A review of policies for injuries to research participants in India demonstrated that almost half of all surveyed investigators were not aware of their responsibilities and the procedures for the management of research-related injury (9). Even though a proportion of investigators and ethics committees and all sponsors had policies to manage compensation issues, these were mainly to provide immediate free medical care or reimbursement of expenses for the acute management of an adverse event. In this scenario, the efforts of the Government of India to develop regulations to protect research participants and compensate them for involuntary harm are welcome and necessary steps towards improving the conduct of clinical research in India. However, the description of the specifics of such procedures, the roles and responsibilities of investigators, institutions, ethics committees and sponsors, and the guidelines for benchmarking need to be considered carefully and discussed widely. This is necessary to ensure that ambiguities are eliminated before the introduction of these regulations which can effectively put the needs of patients first.

Competing interests: None.


  1. Ministry of Health and Family Welfare, Government of India. The Drugs and Cosmetics (3rd Amendment) Rules, 2011. Ministry of Health and Family Welfare in the Gazette of India Extraordinary, Part II-Section 3(i) [Internet] Available from:
  2. Indian Council of Medical Research. Ethical guidelines for biomedical research on human participants [Internet]. New Delhi:ICMR; 2006 [cited 2012 Feb 13]. Available from:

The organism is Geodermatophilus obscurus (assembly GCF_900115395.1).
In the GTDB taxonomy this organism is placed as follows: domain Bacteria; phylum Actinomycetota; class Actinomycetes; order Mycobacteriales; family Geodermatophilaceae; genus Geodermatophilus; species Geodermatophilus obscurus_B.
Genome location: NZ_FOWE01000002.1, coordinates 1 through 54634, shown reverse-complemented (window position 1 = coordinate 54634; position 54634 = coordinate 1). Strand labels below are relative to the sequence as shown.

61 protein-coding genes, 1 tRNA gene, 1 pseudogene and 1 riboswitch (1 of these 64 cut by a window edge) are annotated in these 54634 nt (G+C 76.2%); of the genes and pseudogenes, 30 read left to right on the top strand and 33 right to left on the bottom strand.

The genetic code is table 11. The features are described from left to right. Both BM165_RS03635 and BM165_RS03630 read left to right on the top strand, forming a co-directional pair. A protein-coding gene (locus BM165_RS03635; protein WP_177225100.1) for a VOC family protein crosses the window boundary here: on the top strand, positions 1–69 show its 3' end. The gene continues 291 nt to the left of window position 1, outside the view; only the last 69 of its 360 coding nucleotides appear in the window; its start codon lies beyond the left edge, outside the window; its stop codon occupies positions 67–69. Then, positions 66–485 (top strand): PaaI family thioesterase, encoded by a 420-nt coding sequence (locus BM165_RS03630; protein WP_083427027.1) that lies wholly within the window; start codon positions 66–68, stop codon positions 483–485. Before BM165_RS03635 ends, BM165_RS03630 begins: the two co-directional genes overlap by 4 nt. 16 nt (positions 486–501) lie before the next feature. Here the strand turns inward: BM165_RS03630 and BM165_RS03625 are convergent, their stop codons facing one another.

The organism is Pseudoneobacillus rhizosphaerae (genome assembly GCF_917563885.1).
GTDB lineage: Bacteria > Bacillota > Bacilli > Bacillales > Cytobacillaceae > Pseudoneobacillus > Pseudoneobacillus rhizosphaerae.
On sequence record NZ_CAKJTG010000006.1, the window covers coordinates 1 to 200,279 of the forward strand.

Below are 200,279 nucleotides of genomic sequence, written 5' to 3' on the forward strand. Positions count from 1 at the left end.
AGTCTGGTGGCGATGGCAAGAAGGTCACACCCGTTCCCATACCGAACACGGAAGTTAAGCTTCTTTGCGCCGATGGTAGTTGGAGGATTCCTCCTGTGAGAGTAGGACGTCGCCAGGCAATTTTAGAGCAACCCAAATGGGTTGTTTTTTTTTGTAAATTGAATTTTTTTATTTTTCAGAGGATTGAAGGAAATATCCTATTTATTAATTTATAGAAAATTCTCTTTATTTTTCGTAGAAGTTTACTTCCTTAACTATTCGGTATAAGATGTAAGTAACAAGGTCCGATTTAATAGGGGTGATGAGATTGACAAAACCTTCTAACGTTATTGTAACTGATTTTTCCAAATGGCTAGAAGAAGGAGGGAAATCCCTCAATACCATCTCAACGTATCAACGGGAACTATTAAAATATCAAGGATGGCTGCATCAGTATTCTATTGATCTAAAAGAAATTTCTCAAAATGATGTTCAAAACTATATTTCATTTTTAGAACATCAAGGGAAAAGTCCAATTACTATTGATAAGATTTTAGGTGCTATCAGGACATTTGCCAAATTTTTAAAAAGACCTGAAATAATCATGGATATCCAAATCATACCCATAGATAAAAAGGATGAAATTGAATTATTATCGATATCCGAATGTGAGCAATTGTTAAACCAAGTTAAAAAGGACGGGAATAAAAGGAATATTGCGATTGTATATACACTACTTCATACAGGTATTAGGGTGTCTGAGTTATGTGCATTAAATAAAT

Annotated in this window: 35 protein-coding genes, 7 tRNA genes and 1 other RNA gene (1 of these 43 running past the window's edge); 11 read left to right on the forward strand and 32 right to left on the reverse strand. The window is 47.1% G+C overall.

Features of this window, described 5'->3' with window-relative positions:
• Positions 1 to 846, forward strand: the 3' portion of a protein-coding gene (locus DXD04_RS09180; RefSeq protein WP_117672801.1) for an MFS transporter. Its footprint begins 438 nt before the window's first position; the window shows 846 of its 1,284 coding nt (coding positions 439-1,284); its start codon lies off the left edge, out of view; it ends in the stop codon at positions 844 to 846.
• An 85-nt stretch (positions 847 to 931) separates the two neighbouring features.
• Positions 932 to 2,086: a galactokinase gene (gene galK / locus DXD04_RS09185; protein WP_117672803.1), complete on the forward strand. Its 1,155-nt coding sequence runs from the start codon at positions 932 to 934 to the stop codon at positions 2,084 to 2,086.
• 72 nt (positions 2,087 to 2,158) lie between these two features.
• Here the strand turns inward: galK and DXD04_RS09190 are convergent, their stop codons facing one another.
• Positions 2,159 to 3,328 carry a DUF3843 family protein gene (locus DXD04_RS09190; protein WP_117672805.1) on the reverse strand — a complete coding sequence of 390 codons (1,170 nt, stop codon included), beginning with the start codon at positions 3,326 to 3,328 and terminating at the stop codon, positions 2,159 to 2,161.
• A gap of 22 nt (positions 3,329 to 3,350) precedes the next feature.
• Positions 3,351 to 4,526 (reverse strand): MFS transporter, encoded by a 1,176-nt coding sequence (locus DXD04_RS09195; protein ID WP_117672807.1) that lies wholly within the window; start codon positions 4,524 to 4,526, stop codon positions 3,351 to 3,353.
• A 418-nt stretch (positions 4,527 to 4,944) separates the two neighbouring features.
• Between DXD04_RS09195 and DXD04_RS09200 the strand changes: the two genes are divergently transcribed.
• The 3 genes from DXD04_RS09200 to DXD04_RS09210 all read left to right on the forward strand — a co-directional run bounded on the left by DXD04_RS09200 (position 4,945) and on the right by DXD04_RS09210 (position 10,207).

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  4. Goodyear M. Learning from the TGN1412 trial. BMJ. 2006 Mar;332:677 – 8.
  5. Barton JM, Macmillan MS, Sawyer L. The compensation of patients injured in clinical trials. J Med Ethics.1995 Jun;21(3):166-9
  6. Looker C, Kelly H. No-fault compensation following adverse events attributed to vaccination; a review of international programmes. Bull World Health Organ. 2011 June; 89 (6):371 – 8.
  7. Association of British Pharmaceutical Industries. Clinical trial compensation guidelines [Internet]. 1994 Jan [cited 2012 Feb 22]. Available from:
  8. Guest S. Compensation for subjects of medical research: the moral rights of patients and the power of research ethics committees. J Med Ethics.1997 Jun;23(3):181-5.
  9. Thatte UM, Kulkarni-Munshi R, Kalekar SA. Review of policies for injuries to research participants in India. J Med Ethics.2009;35:133- 9.
About the Authors

Gagandeep Kang ([email protected])

Professor and Head, Department of Gastrointestinal Sciences

The Wellcome Trust Research Laboratory, Christian Medical College, Vellore, Tamil Nadu 632 004